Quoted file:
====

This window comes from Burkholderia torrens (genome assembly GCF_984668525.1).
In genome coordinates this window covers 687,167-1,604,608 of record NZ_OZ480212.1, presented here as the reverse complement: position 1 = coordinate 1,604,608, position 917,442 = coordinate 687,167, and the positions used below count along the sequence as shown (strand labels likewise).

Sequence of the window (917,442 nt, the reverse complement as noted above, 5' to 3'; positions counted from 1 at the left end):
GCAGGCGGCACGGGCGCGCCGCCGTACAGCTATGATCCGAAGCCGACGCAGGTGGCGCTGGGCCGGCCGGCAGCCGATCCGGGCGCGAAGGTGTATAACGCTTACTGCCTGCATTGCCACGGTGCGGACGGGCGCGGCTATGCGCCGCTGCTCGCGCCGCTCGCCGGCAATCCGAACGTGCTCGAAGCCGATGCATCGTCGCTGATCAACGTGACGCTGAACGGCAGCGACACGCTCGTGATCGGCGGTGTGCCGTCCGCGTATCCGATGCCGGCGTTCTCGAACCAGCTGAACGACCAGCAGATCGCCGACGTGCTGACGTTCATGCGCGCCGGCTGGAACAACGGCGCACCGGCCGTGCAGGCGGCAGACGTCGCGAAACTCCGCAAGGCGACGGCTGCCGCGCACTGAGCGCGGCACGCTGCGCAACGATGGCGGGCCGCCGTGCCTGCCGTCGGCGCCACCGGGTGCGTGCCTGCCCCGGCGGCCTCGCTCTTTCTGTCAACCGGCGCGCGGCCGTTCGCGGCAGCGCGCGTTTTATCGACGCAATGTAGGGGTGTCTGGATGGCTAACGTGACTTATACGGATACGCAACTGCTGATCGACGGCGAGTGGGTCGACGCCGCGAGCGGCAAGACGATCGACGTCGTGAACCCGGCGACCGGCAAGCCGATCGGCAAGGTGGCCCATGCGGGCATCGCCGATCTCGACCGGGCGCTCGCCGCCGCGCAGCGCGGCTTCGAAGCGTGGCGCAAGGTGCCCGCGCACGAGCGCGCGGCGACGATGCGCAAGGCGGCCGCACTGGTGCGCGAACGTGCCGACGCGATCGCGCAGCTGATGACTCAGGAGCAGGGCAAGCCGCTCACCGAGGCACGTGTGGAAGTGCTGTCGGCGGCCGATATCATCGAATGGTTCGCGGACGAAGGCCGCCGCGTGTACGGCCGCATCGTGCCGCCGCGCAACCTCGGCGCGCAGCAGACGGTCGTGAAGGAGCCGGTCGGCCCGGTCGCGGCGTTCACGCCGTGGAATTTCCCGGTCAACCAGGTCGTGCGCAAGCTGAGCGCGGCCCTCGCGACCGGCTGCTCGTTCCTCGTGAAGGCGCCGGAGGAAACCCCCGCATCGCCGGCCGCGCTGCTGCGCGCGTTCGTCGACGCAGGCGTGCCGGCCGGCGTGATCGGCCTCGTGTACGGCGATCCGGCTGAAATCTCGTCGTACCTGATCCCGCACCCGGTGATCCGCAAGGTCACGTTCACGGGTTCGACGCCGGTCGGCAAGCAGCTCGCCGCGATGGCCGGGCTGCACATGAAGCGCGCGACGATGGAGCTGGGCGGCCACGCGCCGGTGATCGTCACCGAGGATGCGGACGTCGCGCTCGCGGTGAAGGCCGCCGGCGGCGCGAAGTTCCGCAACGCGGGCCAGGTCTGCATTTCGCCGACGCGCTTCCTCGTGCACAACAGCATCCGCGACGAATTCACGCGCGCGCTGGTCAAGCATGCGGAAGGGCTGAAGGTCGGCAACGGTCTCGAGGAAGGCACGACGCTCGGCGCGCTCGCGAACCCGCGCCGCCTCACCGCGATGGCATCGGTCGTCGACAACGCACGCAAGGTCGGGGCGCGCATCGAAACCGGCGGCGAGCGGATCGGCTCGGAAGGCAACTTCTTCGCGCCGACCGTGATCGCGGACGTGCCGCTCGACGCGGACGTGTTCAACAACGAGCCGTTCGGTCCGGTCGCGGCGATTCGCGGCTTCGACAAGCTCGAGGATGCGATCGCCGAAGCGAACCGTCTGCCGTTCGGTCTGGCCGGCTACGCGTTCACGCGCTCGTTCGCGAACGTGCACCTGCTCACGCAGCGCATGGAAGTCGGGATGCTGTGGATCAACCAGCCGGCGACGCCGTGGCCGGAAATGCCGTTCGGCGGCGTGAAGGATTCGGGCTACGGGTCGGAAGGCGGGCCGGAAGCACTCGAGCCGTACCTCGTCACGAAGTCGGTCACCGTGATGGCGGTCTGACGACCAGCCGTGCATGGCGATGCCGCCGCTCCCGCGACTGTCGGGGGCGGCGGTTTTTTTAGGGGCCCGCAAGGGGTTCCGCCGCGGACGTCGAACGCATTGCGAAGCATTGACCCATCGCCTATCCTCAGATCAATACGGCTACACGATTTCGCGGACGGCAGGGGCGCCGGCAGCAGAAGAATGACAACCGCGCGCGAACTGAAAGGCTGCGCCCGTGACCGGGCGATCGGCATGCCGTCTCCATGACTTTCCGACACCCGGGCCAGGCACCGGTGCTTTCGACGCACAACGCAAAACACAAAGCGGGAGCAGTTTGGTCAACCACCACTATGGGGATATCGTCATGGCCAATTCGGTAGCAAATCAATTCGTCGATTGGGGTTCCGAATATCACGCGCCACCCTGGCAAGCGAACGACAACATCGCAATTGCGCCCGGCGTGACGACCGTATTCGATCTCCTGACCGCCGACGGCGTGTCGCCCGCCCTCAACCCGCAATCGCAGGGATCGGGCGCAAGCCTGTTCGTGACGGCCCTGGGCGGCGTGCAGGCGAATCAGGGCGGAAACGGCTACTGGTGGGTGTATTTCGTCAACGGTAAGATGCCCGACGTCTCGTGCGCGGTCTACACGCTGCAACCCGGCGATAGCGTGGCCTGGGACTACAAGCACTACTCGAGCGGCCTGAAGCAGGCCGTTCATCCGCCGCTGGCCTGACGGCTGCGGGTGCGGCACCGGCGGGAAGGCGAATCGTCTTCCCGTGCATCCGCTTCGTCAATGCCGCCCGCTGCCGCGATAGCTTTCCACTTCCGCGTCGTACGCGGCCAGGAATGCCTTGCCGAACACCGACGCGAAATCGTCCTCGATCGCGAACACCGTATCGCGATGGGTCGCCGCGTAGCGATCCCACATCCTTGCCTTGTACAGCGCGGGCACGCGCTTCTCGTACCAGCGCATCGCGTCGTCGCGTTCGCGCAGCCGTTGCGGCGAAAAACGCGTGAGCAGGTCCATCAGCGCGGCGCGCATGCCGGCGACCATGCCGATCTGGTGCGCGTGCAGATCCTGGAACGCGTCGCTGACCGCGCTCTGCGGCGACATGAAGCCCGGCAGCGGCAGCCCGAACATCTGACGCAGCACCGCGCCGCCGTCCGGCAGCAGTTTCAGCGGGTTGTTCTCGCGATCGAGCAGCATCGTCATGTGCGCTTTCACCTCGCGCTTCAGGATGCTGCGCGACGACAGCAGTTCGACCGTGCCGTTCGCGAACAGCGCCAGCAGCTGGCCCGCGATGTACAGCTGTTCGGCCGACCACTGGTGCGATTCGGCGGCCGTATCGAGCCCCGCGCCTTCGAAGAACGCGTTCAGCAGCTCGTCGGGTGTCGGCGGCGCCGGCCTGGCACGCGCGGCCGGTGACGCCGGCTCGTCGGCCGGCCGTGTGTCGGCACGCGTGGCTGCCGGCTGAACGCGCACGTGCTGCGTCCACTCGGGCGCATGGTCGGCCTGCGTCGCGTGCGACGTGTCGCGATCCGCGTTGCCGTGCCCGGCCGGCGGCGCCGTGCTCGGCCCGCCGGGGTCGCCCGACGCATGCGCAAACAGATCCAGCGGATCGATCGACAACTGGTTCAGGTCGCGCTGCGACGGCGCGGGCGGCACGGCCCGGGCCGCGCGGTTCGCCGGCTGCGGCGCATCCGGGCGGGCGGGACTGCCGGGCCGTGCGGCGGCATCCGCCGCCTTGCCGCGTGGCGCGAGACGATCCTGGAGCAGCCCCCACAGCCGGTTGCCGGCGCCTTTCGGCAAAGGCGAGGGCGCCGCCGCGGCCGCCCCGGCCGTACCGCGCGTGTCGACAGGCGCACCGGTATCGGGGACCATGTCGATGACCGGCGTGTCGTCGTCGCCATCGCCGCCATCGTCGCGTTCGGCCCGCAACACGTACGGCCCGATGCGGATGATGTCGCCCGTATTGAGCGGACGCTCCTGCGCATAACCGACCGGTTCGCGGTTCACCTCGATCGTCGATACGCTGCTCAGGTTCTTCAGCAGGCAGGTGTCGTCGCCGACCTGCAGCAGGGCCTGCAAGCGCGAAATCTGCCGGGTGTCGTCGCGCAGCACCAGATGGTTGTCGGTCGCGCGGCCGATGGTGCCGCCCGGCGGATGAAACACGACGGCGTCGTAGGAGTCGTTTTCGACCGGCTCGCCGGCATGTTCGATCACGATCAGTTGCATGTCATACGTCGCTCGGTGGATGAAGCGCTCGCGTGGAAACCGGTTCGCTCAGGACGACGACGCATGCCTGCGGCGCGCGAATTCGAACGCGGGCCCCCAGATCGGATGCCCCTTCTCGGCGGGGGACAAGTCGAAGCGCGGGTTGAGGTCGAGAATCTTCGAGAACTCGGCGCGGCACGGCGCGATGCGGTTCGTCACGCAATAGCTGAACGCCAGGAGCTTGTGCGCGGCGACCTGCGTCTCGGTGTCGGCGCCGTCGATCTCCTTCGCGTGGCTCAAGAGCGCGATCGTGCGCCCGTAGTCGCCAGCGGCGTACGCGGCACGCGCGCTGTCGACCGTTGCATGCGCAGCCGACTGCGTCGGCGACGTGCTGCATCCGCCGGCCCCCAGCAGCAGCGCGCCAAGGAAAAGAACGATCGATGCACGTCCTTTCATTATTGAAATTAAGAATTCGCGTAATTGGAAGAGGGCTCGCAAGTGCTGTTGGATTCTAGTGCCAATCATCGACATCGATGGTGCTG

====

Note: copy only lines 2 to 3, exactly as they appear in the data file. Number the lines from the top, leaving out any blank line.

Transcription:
In genome coordinates this window covers 687,167-1,604,608 of record NZ_OZ480212.1, presented here as the reverse complement: position 1 = coordinate 1,604,608, position 917,442 = coordinate 687,167, and the positions used below count along the sequence as shown (strand labels likewise).

Sequence of the window (917,442 nt, the reverse complement as noted above, 5' to 3'; positions counted from 1 at the left end):